I’m fully invested in making you a super hero in the kitchen. Between the birthday cake and the absolute best chocolate chip cookies, I want the people in your life to feel like that apron you put on is actually a cape. Today’s power move is easy (I mean it!), no-knead (believe the hype), crusty and tender rye bread, at home from your very own oven!
Every super hero needs a secret weapon and mine is French and made of cast iron – the new Le Creuset Bread Oven, taking home baking to the next level of delicious and beautiful!
This is one of the easiest bread recipes you’ll find. An overnight rest (that means we get our quality beauty rest), a short knead and shape before it rests again and bakes in Le Creuset’s domed cast iron. What emerges is an artisan bread at home! It’s a real thrill (and the kitchen will smell AMAZING).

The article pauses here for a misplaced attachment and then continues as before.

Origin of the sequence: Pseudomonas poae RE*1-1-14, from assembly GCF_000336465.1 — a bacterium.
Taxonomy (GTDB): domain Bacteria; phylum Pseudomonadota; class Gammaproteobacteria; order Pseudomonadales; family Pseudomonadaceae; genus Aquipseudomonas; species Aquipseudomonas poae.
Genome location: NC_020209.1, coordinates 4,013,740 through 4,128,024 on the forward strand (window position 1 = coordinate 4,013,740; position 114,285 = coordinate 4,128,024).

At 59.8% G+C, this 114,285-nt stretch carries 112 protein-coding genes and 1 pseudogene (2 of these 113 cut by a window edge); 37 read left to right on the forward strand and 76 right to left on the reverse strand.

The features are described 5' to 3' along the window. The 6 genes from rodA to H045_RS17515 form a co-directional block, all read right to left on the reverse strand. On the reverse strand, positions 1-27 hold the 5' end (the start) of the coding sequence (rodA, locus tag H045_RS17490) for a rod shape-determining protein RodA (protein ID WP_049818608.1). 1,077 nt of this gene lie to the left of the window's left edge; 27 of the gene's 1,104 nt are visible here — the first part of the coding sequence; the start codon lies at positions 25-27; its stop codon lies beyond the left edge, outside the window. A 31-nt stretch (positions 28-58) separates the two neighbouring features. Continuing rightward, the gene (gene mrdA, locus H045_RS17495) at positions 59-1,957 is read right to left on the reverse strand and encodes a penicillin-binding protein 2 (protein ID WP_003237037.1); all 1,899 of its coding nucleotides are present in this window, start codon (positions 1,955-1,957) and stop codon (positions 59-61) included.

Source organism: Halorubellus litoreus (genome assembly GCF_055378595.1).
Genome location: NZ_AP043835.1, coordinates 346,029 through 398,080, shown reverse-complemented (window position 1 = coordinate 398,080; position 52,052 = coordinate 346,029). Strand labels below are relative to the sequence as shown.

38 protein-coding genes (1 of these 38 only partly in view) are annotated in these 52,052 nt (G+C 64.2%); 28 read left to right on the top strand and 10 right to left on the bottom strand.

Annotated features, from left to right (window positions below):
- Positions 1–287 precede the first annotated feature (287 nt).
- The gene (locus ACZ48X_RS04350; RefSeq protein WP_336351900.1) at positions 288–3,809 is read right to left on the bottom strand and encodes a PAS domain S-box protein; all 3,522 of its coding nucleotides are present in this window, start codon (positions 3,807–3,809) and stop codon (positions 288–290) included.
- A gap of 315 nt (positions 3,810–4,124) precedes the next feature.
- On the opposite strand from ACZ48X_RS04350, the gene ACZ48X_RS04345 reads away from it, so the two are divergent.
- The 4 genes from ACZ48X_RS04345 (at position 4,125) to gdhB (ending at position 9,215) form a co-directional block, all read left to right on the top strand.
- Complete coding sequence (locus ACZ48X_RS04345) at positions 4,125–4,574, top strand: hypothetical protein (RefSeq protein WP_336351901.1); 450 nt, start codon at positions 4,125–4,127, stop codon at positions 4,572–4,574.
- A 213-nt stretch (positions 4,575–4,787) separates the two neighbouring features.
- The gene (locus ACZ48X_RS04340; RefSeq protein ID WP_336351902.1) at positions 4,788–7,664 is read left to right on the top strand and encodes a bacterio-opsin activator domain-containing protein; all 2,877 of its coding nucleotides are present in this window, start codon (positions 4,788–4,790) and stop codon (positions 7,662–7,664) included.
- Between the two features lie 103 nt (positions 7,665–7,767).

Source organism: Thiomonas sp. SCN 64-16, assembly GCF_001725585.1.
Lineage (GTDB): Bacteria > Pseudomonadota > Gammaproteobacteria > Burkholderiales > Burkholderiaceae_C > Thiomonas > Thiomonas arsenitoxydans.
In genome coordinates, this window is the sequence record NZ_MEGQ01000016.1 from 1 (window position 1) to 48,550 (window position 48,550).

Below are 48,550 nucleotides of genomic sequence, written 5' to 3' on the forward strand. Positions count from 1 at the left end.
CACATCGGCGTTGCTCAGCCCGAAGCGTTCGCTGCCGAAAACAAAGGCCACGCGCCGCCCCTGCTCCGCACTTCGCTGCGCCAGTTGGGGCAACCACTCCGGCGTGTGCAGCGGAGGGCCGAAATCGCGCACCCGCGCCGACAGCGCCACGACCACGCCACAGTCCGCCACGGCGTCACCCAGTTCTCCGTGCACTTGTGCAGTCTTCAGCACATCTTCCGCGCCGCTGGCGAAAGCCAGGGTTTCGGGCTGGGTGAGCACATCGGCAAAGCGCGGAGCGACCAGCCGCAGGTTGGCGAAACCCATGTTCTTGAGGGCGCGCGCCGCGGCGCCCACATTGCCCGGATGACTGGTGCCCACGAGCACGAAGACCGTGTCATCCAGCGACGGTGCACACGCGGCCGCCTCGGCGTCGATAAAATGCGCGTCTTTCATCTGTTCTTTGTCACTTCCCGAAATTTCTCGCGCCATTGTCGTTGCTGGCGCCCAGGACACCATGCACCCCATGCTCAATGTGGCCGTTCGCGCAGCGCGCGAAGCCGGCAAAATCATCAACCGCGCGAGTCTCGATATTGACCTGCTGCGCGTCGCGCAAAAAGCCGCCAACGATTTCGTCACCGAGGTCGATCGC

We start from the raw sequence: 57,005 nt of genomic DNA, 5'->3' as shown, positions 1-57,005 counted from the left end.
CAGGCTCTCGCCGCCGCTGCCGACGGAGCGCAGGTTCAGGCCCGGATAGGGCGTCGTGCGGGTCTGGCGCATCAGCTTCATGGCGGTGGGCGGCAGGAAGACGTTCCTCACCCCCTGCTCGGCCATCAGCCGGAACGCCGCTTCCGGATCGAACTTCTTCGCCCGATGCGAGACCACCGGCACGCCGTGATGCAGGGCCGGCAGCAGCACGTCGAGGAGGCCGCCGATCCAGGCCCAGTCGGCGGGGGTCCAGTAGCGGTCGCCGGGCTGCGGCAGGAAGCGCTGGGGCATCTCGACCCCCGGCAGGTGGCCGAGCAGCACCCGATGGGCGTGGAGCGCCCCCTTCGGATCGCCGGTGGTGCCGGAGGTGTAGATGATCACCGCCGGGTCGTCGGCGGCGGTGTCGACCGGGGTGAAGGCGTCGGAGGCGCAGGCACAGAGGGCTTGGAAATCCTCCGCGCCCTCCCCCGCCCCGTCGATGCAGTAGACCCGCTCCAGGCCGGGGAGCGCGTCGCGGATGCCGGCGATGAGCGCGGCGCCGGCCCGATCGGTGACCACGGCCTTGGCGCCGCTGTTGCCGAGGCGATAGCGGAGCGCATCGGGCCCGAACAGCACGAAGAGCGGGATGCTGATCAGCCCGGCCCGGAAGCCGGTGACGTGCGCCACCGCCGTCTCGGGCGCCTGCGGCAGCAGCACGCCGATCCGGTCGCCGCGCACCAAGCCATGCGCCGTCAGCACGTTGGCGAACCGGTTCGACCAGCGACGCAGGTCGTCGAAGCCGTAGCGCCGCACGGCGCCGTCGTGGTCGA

This post in partnership with my friends at Le Creuset. Find out more about the new Le Creuset Bread Oven and get your own here! Step-by-step instructions follow or scroll all the way down for the recipe.
Here are the ingredients you’ll need for this rye bread recipe:
• bread flour – you’ll want a high gluten content for this bread. Here’s a bit about the different flours we use for baking.
• medium rye flour – a light colored, but super flavorful rye flour made from the center endosperm of the rye berry. I used King Arthur’s Organic Medium Rye Flour.
• instant yeast (This is different from active dry yeast so be sure to get the instant.)
• kosher or sea salt
• dry milk powder – this helps make the bread tender and deep golden brown.